pre-entcd for the admiration and homage
of their youthful minds. lie referred with
pleasure to their old college associates and
suggested to the students, if they hud not
already done it, to more determination to
conform their proceedings to the accepted
canons of parliamentary law. Afti r re
ferring feelingly to the faculty of his col
lege days, Mr. Blaine in closing ni-f
I hope you will profit by all the advan
tages 3 ou enjoy hero today, and 1 hope
that thirty-nine ears afttr your graduati-a
you may "look hack to your alma mnter
with the affection and the gratitude which
I this morning feel.
Pirrsnunc, Oct. 23. lion. J. G. Bla'ne
arrived in thi- city at 2 o'clock this after
noon and was at once driven to the resi
dence of Chairman B. F. Jones, of the
National P.cpublio.in committu-, of Irwin
avenue, Allegheney CU'. ThLi evening he
was tendered a private reception, which
was one of the most elegant affairs of the
'-easnn, and ou .ccount of tho trip :V:id of
him for tomorrow it was necessarily ,'iort.
Tomorrow evening he starts on his tour
through the Atlantic coal region'. From
there "lie goes to New York, w here it is
said he wifl speak iu Ixh&lf of Theo Hose
velt, the Hcpiibliean candidate for mayor.
A Br11t.1l Assault.
Chicago, 111., Oct. 23. Mrs. Mary Do
lan and Miss Nora Moran were assaulted
bv a negro last night on Sixty-third street.
The purpose of the assault "was robbery,
and the assailant succeeded in setting $10
from Mr3. Dolan. The wemuu screamed
for help, and the negro knocked Mn. Dy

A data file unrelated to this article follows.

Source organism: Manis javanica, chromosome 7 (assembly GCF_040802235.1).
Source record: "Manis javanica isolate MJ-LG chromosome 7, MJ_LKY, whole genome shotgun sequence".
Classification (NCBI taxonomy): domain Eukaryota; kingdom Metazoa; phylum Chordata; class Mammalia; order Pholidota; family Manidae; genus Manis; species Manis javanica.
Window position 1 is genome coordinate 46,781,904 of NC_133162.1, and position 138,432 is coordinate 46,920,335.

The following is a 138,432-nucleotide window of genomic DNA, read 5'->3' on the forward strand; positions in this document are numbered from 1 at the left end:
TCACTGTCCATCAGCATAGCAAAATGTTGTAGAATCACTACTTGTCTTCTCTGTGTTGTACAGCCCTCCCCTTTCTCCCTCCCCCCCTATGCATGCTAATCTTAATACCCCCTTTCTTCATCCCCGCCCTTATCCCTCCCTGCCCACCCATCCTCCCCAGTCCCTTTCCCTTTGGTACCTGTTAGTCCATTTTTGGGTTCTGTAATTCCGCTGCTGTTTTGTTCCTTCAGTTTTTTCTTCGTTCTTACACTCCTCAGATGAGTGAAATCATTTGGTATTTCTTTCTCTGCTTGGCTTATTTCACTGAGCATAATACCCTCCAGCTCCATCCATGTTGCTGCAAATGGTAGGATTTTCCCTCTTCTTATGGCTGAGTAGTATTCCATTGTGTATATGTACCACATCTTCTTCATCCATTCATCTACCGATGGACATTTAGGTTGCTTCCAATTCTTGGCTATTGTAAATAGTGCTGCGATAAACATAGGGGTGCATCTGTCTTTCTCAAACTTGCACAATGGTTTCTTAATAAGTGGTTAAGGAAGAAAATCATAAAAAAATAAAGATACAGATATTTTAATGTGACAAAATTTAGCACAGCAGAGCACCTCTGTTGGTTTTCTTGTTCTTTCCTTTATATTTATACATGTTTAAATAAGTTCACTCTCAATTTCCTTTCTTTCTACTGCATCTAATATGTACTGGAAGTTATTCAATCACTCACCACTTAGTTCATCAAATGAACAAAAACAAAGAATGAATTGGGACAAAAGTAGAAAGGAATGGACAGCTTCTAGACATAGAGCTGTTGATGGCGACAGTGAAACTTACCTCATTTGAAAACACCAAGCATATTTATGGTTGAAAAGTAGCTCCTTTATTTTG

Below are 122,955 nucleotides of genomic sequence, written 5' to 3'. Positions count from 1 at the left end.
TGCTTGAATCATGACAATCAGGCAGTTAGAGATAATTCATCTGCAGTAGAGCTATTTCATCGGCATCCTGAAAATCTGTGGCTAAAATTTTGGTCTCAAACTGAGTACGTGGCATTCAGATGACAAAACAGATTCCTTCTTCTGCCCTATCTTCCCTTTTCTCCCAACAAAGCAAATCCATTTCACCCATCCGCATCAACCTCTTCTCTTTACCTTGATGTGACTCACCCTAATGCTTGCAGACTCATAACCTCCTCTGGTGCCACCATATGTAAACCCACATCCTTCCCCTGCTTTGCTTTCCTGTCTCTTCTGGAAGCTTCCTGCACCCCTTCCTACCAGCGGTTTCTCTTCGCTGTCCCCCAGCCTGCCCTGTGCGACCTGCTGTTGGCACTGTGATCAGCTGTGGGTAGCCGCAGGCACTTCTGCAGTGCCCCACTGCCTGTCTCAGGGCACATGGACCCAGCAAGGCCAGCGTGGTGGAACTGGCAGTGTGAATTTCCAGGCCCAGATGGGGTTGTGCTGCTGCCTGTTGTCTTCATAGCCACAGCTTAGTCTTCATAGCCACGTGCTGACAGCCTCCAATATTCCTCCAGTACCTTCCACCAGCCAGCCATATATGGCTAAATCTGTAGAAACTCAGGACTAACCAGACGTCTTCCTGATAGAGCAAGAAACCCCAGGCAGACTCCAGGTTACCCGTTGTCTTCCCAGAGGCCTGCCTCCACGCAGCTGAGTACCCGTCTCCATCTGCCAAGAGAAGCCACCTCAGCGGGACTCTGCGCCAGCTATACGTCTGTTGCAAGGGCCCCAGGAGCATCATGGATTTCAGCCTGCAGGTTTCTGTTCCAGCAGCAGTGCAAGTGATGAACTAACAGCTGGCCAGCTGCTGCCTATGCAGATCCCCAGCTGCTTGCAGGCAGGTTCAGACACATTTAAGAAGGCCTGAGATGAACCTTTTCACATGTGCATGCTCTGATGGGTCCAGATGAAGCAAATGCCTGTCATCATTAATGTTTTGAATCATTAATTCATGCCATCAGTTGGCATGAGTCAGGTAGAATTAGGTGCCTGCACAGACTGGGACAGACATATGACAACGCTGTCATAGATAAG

lan to the ground with his fist. A baby
the unfortunate women carried -t up a
cry as it was dashed violently to the side
walk, and the ruffian made a viriyus kick
at it which took effect in the mcthcr'a abdo
men, rendcriair her unconscious. The
brute then kicked the prostrate woman in
the face and on the bend till she presented
a frightful appearance. She will probably
die. 'The negro picked up her baud satchel
and started away on a run. He overtook
Miss Moran, felled her to the ground by a
blow with his list, then choked nod kicked
her until bhe, too, wa scuse!is3 and bleed
ing. The negro escaped.
A Gaay Theory.
Pirrsuuno, Pa.f Oct. 23. Chambers
Miller of Sewickly, Pa., holds the theory;
that natural gas is confined in the earth in ;
a fluid state and he has just filed a caveat
for n patent which is deigned to conduct
this fluid to the surface and into receptacles
m H ibTSSt KSS
cPrv 'of S at the fluid oueM to
Ui, OHJ WJ J7WUl? .J
be mnlzol w
QU,tt, ftl m Ti? u
. .1.. .l..
; Short Line to the (Inlf.
, Tmi,,"rnAv fa Oct 3 i con-
j,J,' ,' f ' baifaliBC tbo Srrt
twitT-v.Tctt mile ot the Georgia fsiral
riif read's extension from Gord w atcr. A I
lwmf. to tbi tllv
The cmupkion r.f taa
, -- McmiAis & Birmiiwirtm
IJcia iw bmlto. al knol tttaei
Ak cur rtacf wbfcb tsfaa
- rt-4.1 ttu. tm1
.tnlv 9tf .1
II1'1UIimi " ""
.. aDWk4j n a to q-, !o
t-af-r iiu the Jk. Iywk nd fisn Fr-Jx
ciKi raflrWMs omcials with nivunr.
43 tnc acwibwcsBra asa&eiaO&a, &r
n . . . a. . yjs .-
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, .i, Ka T-AUiVxMstftt - W I-RA P rT SHU
,' . , ' . ' ,Ak of tie qwasioa.
rms . t3Xit tie whofc ?fcat- j
uJL.t .::.. ; tfi"--fi" rrc-fxTlf
! jn-i. citmtiMi rm PtaiTiVit.ai aT? -
ia Sseoml aad Tbini rti. wuiiafc:
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j tKclTe jsrosJ. nan ' -ha nzv fataBy
jjja vxpc: -rbjco tr.vanj j-w..
i . ..... a t-.' ia?fn i:m? iimur
'ot Snf5c!cily Cltti,
a,.. . . .rr 55 HfHrmnttcr &
iCo. clothing dtalcn. lvejaikd.
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n n t i n i 1 m M
f iTi. litll.t.". Uli. .tf X AE WAAMWMt- V ,, 1
CHAPTER OF ACCIDENTS
Two Hunting Parties In
Territory Broken Up
Accidental Shooting of Simon
Smallwood, of Ohio,
Mistaken for a Wild Turkey by G. A.
Hurray, of Comanche County
Hon. G. YT. Insley, of Harper Conuty,
Instantly Killed by the Accidental
Discharge, of Ills (Juu.
Tho 2iej:ro LafTerty, Who Murdered
Hid Wifo at Leavenworth, Cuts